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    AD{TS4424421} 8 n PROFESSIONAL ENGINEERS The North Bay Nugget | Tuesday, January 26, 2016 A different kind of Toolbox By Evan Butler-Jones KEEPING UP-TO-DATE with technology in today’s business world is a constant challenge. When it comes to technologies for manufacturing, the costly effort to keep on top of new developments is often overruled by day-today concerns. Though we all hear about the “growth of technology”, including 3D printing, robotics, and other computer-based tools, these things often seem far away from our daily work. Even those companies who have invested in modern software, robotics, or other tools to improve their competitiveness know better than most the time, costs, and risk involved in making the change. This is not just a Northern Ontario problem, but one experienced by manufacturers in Southern Ontario, and across the country. Like any complex problem, there isn’t one single solution. However, Canadore College is working hard to provide Northern Ontario-based companies with at least part of the answer. Canadore’s ICAMP - the Innovation Centre for Advanced Manufacturing and Production – turned two years old this autumn, and is quickly becoming recognized as an important tool in the manufacturer’s innovation toolbox. ICAMP provides local companies with access to a wide range of manufacturing technologies and a team of engineers, technologists, and tradespeople to support them. Though ICAMP was started in partnership with a group of local interested businesses, companies do not have to be members or partners to access the centre. Demonstrating this, the 200+ projects that the ICAMP team has completed over its two year history have been divided among more than 50 different companies. These projects have ranged from testing new manufacturing processes to completing full-scale six-month long research and development projects. The technologies used in these projects include 3D printing, robotics, computercontrolled machining, and many others. Building on the overwhelming response that industry has given the ICAMP facility, Canadore College is currently in expansion mode, having added new staff and technology, including the showpiece of the upgraded facility, a 3D printer capable of making completely functional parts out of a variety of metals. When online, this will be another first for Northern Ontario, and fully accessible to all businesses in the area. To book a tour of the facility or inquire into the available services at ICAMP, please contact Evan Butler-Jones at evan.butler-jones@ canadorecollege.ca. Global Drilling Products © Copyright 2016 Boart Longyear. All rights reserved.

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    Tuesday, January 26, 2016 | The North Bay Nugget Englobe Corp: Offering world-class advice, engineering solutions through durable and cost effective services ESTABLISHED in 1961, Englobe Corp. (Englobe) is one of the largest Environmental, Geotechnical, and Materials Testing Firms in Canada. The mission of Englobe is to assist our clients and contribute to their success throughout their project’s life cycle, by applying our practical experiences and advanced expertise for the aspects of environmental, geotechnical, and materials engineering. Englobe started as a laboratory located in Quebec in 1961 (previously known as Les Laboratoires Ville Marie (LVM)), specializing in soil analysis, geotechnical engineering and materials testing services. Currently, Englobe is a national leader in environmental, geotechnical, pavement and materials engineering, and building science (building envelope/ roofing) services, and performs site investigations, field inspection, insitu and laboratory testing, analyses, assessments, supervision and monitoring of the work. Englobe operates 53 offices across the country with more than 1,600 full-time employees nationwide, which include Professional Engineers, Professional Geologists, environmental scientists, geoscientists, technicians, technologists, laboratory staff, and administrative support staff. Locally in North Bay, our office was established in 1982 as Merlex Engineering Limited, completing geotechnical and geo-environmental engineering, construction inspection and quality control offering services to various clients in both the private and the public sectors. The firm’s professional experience is directly related to the site investigation and engineering analyses of both natural and man made ground conditions (both soil and rock) and the groundwater conditions that exist within Northern Ontario. Our North Bay team specializes in carrying out projects for the Northern Region of MTO offering engineering services in the foundation engineering design, pavement design, field drilling services for foundation and pavement design, coring services for the concrete and the bedrock plus the field and laboratory quality control for concrete and aggregates certified by MTO and CCIL, respectively. These fields of professional engineering are providing services that enhance our daily lives and provide solutions to challenges we are facing now and in future generations. Our Project Management is based on the highest-quality standards, compliance with governing laws and regulations, innovation, development, and use of new technologies to ensure cost effectiveness, and continual implementation and improvement of our processes to ensure client satisfaction. The North Bay Englobe office is proud to have provided geotechnical and environmental services to the manufacturing sector as they developed new facilities in the North Bay area. We look forward to continuing working with our manufacturing clients as they continue to grow and as North Bay continues to attract new industries. More and more projects are being started in fall or early winter, and ground works are being undertaken throughout the winter months. Carrying out construction in the winter months poses significant engineering challenges, as freezing temperatures can affect groundwater, founding subgrades, backfilling operations, and construction materials such as concrete, grouts, and mortars. Frost heaving and adfreeze can result in significant differential settlement of founding soils and damage to structures placed in the winter that are not properly protected. Winter construction will often result in delays to construction schedules and increased costs of the project. Englobe has been involved with many winter construction projects during which we work closely with the Contractor allows the projects to be completed to the Clients requirements and schedule, while ensuring the engineering standards are met. We would also like to note that a recent change will affect the engineering community in the North Bay area. The Ministry of Transportation Ontario (MTO) has announced that exceptions to the latest Canadian Highway Bridge Design Code (CHBDC) CSA S6-14 have been implemented on January 1, 2016. Among the exceptions, seismic requirements are currently being updated. Previously, the seismic requirements of CHBDC were mostly based on a return period of 475 years (10% in 50 years of exceedance probability) stated in previous versions of CSA S6. Based on the latest requirements stated the structural design of bridges PROFESSIONAL ENGINEERS n 9 as well as liquefaction of the foundation soils shall be carried out on the basis of the site coefficients and the site-specific Peak Ground Acceleration (PGA) estimated by a return period of 2,475 years (2% in 50 years of exceedance probability). Accordingly, principles of undertaking Performance-based design, Force-based design and Soilfoundation-structure Interaction are applicable to CSA S6-14. These seismic requirements are also applicable for the purposes of design of Buried Structures, Concrete Structures, Steel Structures and Rehabilitation and Repair (Sections 7, 8, 10, and 15 in CSA S6-14, respectively). With the changes, new requirements of Consequence and Site Understanding Classification and Geotechnical Resistance are applicable for Section 6 Foundations and Geotechnical Systems in CSA S6-14. With our expertise in geotechnical earthquake engineering our Clients can be confident that their project will meet current code requirements. We are proud to be a member of the team on so many new and exciting projects in Northern Ontario. Englobe would like to thank our Clients for their patronage and we look forward to working with both new and past clients in the New Year. We wish everyone great prosperity in 2016 and invite you to visit our website at www.englobecorp.com.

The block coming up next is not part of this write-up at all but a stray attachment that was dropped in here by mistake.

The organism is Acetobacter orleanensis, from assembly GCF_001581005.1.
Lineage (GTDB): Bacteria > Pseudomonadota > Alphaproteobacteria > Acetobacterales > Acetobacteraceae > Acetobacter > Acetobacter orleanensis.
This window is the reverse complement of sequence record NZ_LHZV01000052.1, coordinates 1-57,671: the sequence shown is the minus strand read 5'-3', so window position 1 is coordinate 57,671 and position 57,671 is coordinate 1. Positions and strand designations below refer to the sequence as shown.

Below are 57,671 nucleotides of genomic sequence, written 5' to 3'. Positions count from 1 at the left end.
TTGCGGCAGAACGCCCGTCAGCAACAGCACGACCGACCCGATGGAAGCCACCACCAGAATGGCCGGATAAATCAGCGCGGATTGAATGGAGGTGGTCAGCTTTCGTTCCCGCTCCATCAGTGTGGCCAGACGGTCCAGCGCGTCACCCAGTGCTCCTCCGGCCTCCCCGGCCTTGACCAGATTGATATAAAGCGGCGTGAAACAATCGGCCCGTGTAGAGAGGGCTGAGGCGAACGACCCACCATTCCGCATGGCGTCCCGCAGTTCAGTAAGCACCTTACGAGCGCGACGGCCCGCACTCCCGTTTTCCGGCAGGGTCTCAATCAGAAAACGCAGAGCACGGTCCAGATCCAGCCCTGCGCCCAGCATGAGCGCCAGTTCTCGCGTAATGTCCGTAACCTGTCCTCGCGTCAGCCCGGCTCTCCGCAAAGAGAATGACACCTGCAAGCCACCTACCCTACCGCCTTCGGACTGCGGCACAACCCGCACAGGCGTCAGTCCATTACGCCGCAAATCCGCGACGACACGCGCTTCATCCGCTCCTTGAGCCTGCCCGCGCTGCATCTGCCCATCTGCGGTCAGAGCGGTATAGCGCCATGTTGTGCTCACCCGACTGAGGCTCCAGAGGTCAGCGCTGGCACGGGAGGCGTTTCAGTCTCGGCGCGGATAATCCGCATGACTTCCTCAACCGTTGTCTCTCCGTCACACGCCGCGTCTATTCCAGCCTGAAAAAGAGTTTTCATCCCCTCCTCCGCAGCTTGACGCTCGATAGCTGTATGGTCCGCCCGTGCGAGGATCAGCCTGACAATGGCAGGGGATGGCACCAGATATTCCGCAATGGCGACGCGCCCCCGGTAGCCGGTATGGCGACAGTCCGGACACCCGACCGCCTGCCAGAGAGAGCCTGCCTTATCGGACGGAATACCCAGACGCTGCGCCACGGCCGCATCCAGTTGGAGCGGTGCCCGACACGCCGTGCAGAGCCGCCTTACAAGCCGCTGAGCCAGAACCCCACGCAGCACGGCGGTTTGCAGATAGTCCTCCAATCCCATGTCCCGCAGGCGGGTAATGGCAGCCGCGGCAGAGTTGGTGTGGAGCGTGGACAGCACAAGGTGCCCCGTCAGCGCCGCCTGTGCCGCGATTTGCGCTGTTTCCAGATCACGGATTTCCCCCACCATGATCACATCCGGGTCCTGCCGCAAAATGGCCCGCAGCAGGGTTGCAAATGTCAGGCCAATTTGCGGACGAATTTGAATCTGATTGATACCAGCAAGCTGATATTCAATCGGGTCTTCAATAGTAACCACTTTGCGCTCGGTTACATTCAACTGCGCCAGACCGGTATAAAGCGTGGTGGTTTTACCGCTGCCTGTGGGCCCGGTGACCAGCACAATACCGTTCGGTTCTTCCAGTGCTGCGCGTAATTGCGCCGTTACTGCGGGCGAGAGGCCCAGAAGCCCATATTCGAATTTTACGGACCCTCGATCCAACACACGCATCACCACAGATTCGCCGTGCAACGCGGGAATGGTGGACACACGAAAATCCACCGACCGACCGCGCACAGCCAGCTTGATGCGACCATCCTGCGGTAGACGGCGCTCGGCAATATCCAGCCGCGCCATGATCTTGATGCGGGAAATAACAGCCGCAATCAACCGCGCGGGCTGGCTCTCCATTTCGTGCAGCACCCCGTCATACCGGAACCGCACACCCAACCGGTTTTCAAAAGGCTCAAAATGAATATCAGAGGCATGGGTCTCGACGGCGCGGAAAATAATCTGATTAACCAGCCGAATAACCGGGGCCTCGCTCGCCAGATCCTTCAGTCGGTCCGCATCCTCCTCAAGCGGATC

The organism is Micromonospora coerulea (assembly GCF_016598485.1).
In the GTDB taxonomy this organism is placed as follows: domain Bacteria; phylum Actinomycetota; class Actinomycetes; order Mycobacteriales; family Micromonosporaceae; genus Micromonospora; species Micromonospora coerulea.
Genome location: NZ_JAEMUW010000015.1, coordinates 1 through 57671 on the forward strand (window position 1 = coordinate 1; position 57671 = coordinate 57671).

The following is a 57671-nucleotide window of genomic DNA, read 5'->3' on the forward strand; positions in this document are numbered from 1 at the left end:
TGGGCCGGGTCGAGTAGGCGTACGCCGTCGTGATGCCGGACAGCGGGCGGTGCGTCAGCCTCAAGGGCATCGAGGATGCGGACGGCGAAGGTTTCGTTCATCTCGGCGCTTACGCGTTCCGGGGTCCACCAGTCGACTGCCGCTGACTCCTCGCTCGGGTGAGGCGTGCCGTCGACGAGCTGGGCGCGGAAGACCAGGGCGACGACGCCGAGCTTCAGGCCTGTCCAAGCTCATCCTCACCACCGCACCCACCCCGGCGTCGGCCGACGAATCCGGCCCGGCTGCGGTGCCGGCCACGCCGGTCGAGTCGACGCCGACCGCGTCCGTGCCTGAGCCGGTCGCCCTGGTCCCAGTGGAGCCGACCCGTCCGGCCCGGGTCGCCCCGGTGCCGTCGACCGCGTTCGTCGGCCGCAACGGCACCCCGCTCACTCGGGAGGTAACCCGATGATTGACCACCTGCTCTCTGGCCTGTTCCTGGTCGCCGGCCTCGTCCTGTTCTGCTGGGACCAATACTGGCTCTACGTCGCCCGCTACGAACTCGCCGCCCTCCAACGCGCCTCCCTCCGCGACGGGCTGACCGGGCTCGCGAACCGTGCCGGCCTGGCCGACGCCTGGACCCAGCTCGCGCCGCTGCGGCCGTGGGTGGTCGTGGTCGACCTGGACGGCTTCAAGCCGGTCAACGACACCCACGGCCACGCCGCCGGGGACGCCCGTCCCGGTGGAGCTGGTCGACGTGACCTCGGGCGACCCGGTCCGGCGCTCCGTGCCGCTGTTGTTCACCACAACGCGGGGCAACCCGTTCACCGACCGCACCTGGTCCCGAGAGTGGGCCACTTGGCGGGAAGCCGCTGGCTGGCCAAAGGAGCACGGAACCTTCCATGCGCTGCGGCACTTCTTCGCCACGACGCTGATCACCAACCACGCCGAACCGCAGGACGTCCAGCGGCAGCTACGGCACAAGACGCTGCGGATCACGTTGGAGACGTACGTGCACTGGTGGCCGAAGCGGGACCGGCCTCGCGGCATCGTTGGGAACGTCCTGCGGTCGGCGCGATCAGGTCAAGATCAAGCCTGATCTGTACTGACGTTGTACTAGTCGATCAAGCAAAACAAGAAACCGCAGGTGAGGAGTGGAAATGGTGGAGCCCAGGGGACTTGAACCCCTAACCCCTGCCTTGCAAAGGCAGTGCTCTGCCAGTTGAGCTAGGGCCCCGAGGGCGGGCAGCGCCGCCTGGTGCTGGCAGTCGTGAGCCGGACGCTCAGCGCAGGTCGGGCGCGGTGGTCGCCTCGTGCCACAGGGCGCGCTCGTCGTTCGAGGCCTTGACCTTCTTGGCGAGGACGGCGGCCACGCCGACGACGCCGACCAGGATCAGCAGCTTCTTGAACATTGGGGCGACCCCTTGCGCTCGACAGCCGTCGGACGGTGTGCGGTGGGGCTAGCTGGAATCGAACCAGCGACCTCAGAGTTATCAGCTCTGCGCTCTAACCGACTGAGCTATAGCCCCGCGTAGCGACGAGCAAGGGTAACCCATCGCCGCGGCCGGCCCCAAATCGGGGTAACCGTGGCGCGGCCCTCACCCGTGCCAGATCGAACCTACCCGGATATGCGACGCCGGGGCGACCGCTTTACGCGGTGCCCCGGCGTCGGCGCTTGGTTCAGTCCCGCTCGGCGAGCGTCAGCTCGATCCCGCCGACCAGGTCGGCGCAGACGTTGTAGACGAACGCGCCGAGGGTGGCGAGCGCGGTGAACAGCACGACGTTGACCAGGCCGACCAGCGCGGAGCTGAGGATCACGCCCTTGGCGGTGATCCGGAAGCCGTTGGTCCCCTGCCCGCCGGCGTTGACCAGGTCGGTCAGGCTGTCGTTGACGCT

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    AD{TS4424154} 10 n PROFESSIONAL ENGINEERS The North Bay Nugget | Tuesday, January 26, 2016 Autodesk By Marc Sauro DISRUPTIVE trends are accelerating and are providing both established and startup companies with new ways to design and produce their products and create related services. They are also making it dramatically harder to sustain competitive advantage. Products are becoming more intelligent, customer expectations are increasing and new production technologies are expanding. At Autodesk we call this the Future of Making Things. Here are some great examples that reflect this shift: “MARKETS OF ONE” Mass personalization will march toward the mainstream Normal allows its customers to take a few pictures of their ears and uses that to create personalized 3D printed headphones that fit perfectly in your ear. Normal CEO Nikki Kaufman describes it best as “Personalized, customized products built for you and your body.” In the last few years, we’ve seen companies that offer customers the ability to customize their products, by allowing customers to select from pre-defined options. Diego Tamburini, Manufacturing Industry Strategist at Autodesk predicts that customers will demand products that are uniquely tailored to their needs, tastes and bodies. DIGITAL CITIES Big data will inform our urban landscapes The design and construction of buildings, infrastructure and the cities they reside in are far too complex to rely on the wooden scale models of old. Architects, engineers and city planners are able to do things that were not possible in the past. As Phil Bernstein, V.P. Strategic Industry Relations at Autodesk put it, “Scale models, however beautifully made, are hardly up to the job of understanding how a building operates in the context of a city.” Thanks to advances in laser scanning, sensors and cloud-based software, cities are now being digitized into 3D models that can be viewed from every angle, changed and analyzed at a moment’s notice. Cities like Los Angeles, Chicago, Singapore, Tokyo and Boston are working to digitize not just the shapes and locations of the buildings but create a datarich, living model of the city itself — complete with simulated pedestrian traffic, energy use, carbon footprint, water distribution, transportation, even the movement of infectious diseases. GENERATIVE DESIGN Designs will “grow” When Lightning Motorcycles wanted to develop a next generation swing arm for their electric motorcycle, they adopted a new Autodesk approach for the project: A computer-aided (CAD) system called Project Dreamcatcher that automatically generates tens, hundreds, or even thousands of designs that all meet your specific design criteria. Software like Autodesk’s Project Dreamcatcher is ushering a new era of design best described by Autodesk CTO Jeff Kowalski, “We’ll start to see more intensely complex forms that could appear very organic or very mathematic.” AUGMENTED REALITY MEETS DESIGN Virtual and augmented reality will be integrated into everyday applications. New virtual devices like the Oculus Rift and augmented reality applications will require an innovative generation of spatial designers. According to Autodesk Technology Futurist Jordan Brandt, current touch screen interaction will give way to ‘Immersion Design’ that leverages the spatial dimensions offered through emerging augmented and virtual reality platforms. There’s a bright future for architecture students, game designers and multidimensional talent to join app development teams. 3D DATA EXPLOSION The amount of 3D data will rapidly increase due to the proliferation of reality capture and new web technologies “With the ability to create 3D models on mobile devices through apps like 123D Catch or the Structure sensor, virtually anyone can begin to capture the spatial world around them. Coupled with the broader adoption of WebGL technology and 3D printing, we can expect an explosion in the amount of 3D data available. Responding to user demand, social platforms will enable direct sharing of 3D data and start to provide immersive, collaborative experiences.” — Autodesk Technology Futurist, Jordan Brandt Join us at the 46th Annual Engineers Day Symposium sponsored by the North Bay Chapter of Professional Engineers of Ontario and learn how Autodesk is committed to delivering the most advanced design tools for the future of making things. 101 Worthington Street East, Suite 204 North Bay, Ontario P1B 1G5 Phone: (705) 474-7000 Fax: (705) 474-7362 akdg@akdg.ca 109 Elm Street Sudbury, Ontario P3C 1T4 Phone: (705) 674-7500 Fax: (705) 674-7501 Established in 1993 Anrep Krieg Desilets Gravelle Ltd. is a multi-discipline firm providing Mechanical, Electrical, Civil and Structural Engineering services, testing and commissioning, building science, heritage preservation and rehabilitation, and design-build services. Additional services: building and system evaluations for reserve fund studies and technical audits. Our firm specializes in serving Northern Ontario which is demonstrated by the widespread locations of our projects.